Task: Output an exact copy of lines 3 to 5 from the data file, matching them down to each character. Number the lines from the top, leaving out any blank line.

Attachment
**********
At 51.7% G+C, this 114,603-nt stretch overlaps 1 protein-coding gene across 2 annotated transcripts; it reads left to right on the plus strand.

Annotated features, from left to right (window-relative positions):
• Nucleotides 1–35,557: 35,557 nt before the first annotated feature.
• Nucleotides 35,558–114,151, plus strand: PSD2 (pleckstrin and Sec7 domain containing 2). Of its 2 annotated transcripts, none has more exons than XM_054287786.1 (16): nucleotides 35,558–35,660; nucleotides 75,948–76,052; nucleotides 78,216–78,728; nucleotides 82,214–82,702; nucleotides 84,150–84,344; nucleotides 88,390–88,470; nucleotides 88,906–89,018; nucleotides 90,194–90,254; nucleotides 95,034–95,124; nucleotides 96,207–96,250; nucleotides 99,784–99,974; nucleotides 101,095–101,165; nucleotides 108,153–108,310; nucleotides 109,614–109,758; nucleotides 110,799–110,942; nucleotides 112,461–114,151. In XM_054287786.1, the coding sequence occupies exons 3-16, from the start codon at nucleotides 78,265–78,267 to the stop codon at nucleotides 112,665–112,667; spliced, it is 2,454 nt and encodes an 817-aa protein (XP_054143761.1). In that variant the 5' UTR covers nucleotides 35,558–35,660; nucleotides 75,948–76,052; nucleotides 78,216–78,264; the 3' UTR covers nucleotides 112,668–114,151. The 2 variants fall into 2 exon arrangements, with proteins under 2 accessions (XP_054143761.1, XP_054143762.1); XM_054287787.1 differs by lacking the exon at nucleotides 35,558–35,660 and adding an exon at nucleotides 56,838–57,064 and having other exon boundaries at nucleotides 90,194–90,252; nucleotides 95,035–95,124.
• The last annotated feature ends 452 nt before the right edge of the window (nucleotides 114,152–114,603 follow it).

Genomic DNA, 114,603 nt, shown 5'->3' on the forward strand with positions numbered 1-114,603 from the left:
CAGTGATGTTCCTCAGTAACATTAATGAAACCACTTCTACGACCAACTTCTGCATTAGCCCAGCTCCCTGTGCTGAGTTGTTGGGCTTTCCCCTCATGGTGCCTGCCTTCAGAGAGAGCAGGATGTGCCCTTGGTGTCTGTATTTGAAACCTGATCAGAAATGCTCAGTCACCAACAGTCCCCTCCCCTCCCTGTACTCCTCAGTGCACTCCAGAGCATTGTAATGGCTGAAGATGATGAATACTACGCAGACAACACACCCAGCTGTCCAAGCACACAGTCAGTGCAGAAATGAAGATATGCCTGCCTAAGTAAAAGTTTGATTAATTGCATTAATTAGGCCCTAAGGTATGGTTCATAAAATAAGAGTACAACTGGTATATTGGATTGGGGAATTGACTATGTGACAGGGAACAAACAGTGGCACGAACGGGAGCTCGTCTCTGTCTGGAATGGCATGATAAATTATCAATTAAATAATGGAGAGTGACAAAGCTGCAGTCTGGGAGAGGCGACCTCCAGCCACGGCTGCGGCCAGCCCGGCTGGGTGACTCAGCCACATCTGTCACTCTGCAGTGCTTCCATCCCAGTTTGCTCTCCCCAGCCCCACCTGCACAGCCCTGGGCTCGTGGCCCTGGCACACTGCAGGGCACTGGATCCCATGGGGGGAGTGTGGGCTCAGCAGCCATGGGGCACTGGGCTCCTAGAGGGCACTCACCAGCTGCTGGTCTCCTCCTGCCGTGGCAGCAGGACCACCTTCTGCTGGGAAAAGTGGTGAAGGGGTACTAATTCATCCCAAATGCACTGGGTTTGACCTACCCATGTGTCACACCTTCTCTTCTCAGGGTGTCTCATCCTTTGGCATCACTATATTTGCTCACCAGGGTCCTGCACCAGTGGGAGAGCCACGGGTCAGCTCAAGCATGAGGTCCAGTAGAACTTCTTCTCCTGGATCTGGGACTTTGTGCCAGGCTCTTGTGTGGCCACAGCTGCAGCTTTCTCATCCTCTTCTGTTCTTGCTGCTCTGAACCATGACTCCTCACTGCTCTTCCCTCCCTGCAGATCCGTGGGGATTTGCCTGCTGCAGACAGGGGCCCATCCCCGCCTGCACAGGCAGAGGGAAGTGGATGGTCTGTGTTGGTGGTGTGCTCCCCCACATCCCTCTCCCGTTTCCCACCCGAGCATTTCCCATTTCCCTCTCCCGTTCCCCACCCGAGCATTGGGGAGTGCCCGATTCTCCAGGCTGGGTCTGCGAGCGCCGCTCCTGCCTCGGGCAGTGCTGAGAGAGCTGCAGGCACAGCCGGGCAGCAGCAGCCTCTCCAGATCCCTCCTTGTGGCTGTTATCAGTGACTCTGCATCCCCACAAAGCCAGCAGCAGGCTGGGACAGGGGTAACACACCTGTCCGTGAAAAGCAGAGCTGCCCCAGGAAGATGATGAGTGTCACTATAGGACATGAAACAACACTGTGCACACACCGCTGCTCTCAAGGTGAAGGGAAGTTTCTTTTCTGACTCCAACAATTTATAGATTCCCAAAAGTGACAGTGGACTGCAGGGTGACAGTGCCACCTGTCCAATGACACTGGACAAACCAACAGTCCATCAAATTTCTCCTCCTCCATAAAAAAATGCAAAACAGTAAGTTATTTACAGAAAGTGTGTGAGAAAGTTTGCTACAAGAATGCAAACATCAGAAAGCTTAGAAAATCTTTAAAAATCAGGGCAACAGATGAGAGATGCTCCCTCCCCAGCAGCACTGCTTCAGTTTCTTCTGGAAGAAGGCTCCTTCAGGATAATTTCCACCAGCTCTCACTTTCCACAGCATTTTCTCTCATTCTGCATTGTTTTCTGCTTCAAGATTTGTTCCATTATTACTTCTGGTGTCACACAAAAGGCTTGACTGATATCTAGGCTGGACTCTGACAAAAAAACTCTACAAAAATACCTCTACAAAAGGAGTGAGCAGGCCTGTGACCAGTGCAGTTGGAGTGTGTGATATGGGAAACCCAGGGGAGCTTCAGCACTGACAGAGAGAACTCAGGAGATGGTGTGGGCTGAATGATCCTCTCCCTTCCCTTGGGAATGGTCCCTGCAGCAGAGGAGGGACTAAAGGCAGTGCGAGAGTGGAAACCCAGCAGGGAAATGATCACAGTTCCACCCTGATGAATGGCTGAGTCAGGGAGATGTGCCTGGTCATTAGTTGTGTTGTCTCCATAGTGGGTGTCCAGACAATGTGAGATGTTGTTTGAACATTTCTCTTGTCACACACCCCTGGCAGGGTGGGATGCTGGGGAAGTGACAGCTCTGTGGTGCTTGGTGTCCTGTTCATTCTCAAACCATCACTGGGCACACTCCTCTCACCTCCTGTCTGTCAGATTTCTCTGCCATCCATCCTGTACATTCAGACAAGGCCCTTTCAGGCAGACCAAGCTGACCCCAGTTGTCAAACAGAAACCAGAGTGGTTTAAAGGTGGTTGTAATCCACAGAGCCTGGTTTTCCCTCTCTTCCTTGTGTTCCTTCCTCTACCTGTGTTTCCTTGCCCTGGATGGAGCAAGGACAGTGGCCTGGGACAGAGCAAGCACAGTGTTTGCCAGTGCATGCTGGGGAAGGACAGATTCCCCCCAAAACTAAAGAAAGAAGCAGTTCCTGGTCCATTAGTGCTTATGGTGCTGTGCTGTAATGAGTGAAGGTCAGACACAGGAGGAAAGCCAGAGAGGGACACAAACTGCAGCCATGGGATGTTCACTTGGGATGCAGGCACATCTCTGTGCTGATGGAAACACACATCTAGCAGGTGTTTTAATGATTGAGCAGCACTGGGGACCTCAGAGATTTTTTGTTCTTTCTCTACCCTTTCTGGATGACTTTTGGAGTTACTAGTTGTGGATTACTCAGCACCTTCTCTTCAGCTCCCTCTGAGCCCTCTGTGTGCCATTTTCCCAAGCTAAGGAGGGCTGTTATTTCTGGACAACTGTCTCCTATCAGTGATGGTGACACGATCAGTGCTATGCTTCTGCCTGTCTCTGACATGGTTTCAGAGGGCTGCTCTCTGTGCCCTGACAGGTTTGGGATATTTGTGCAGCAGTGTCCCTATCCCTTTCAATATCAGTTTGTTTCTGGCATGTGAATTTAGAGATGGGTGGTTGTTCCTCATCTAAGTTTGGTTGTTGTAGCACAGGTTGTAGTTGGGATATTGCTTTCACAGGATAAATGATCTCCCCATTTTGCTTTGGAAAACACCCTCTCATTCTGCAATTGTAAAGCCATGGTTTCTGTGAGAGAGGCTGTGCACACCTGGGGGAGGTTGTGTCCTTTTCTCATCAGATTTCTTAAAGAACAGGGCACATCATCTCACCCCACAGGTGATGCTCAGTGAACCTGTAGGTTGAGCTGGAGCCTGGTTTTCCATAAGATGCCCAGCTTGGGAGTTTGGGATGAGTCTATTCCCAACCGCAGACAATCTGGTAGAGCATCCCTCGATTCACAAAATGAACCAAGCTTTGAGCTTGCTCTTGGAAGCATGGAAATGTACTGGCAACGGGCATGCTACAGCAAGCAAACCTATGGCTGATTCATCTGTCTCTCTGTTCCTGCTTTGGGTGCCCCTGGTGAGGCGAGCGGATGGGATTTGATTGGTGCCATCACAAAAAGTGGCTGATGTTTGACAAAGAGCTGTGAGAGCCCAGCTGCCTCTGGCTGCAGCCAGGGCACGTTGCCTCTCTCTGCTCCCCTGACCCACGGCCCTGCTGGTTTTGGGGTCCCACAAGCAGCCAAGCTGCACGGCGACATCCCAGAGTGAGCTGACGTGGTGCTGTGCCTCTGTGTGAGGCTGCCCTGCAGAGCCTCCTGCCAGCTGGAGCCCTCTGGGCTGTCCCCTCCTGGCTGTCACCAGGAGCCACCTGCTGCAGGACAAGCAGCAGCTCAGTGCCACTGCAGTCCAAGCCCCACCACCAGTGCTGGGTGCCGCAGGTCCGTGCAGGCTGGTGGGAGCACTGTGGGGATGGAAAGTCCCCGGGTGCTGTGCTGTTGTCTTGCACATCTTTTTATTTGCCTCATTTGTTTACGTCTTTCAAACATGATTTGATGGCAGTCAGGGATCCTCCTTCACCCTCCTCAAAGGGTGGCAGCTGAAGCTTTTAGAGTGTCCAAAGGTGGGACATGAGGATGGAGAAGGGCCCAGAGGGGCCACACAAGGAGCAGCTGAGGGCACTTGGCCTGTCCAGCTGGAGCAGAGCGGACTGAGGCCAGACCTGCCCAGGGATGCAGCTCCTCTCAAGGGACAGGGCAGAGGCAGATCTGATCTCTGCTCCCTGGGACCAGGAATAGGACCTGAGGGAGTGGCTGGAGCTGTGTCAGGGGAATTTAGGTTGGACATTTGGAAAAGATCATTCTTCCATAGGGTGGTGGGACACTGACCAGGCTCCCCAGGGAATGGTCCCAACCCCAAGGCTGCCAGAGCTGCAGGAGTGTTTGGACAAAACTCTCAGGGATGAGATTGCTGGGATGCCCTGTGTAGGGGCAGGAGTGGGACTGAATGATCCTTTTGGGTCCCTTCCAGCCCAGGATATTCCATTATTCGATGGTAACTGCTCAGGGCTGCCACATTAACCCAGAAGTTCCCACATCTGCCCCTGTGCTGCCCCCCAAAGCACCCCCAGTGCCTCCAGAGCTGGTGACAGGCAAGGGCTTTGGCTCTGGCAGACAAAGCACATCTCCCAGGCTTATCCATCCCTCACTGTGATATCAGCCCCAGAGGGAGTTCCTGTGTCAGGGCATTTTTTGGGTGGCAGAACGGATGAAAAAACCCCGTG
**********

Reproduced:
• Nucleotides 1–35,557: 35,557 nt before the first annotated feature.
• Nucleotides 35,558–114,151, plus strand: PSD2 (pleckstrin and Sec7 domain containing 2). Of its 2 annotated transcripts, none has more exons than XM_054287786.1 (16): nucleotides 35,558–35,660; nucleotides 75,948–76,052; nucleotides 78,216–78,728; nucleotides 82,214–82,702; nucleotides 84,150–84,344; nucleotides 88,390–88,470; nucleotides 88,906–89,018; nucleotides 90,194–90,254; nucleotides 95,034–95,124; nucleotides 96,207–96,250; nucleotides 99,784–99,974; nucleotides 101,095–101,165; nucleotides 108,153–108,310; nucleotides 109,614–109,758; nucleotides 110,799–110,942; nucleotides 112,461–114,151. In XM_054287786.1, the coding sequence occupies exons 3-16, from the start codon at nucleotides 78,265–78,267 to the stop codon at nucleotides 112,665–112,667; spliced, it is 2,454 nt and encodes an 817-aa protein (XP_054143761.1). In that variant the 5' UTR covers nucleotides 35,558–35,660; nucleotides 75,948–76,052; nucleotides 78,216–78,264; the 3' UTR covers nucleotides 112,668–114,151. The 2 variants fall into 2 exon arrangements, with proteins under 2 accessions (XP_054143761.1, XP_054143762.1); XM_054287787.1 differs by lacking the exon at nucleotides 35,558–35,660 and adding an exon at nucleotides 56,838–57,064 and having other exon boundaries at nucleotides 90,194–90,252; nucleotides 95,035–95,124.
• The last annotated feature ends 452 nt before the right edge of the window (nucleotides 114,152–114,603 follow it).